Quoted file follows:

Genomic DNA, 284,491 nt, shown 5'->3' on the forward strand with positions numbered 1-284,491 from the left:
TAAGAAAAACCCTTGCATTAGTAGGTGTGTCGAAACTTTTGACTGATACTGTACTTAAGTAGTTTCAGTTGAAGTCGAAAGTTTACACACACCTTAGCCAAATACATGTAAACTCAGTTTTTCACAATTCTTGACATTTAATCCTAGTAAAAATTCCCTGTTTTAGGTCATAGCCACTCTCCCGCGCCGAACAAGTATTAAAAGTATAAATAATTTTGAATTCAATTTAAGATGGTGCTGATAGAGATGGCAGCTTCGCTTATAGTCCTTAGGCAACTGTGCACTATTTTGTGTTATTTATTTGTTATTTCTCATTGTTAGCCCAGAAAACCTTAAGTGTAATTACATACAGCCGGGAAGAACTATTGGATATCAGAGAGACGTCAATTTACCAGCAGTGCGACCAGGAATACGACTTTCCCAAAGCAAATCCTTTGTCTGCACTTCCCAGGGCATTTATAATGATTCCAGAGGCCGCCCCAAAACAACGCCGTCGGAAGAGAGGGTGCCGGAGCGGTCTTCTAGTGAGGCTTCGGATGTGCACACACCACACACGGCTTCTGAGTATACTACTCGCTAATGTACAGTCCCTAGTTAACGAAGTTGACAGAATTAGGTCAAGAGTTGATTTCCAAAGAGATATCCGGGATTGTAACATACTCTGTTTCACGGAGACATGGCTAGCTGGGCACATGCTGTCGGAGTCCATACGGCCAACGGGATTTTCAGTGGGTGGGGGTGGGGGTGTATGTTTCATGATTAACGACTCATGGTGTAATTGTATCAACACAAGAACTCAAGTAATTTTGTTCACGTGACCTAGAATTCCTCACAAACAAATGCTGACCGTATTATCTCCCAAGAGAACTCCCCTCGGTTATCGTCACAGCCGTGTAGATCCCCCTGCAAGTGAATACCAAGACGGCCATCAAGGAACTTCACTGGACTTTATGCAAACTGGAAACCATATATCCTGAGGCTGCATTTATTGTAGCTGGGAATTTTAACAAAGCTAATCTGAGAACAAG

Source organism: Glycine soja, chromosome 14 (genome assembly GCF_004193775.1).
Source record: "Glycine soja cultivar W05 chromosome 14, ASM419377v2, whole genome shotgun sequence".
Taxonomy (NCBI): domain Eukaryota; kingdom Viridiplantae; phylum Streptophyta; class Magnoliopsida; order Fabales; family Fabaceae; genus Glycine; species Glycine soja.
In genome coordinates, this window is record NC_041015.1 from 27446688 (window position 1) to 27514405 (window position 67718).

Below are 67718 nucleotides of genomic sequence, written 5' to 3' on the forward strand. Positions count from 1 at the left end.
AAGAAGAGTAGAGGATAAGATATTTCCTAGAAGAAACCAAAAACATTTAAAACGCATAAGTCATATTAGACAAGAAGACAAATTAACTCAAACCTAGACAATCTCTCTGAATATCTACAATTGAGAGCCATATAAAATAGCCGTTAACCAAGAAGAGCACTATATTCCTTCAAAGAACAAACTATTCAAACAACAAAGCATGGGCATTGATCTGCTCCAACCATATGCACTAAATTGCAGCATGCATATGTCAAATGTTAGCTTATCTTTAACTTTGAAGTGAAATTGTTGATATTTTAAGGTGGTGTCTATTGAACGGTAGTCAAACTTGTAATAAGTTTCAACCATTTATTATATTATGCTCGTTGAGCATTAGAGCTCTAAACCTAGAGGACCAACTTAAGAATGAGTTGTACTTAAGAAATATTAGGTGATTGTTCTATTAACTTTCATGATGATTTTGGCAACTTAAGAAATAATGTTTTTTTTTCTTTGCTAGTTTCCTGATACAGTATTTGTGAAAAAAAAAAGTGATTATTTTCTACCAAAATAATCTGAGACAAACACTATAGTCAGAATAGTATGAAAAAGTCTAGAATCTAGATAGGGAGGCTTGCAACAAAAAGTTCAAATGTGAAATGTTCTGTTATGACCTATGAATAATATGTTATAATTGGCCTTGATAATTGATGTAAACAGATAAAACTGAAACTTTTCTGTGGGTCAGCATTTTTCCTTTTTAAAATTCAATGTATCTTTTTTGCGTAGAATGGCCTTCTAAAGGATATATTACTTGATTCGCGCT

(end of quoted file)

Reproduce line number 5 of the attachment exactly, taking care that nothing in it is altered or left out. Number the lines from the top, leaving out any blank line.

Taxonomy (NCBI): domain Eukaryota; kingdom Viridiplantae; phylum Streptophyta; class Magnoliopsida; order Fabales; family Fabaceae; genus Glycine; species Glycine soja.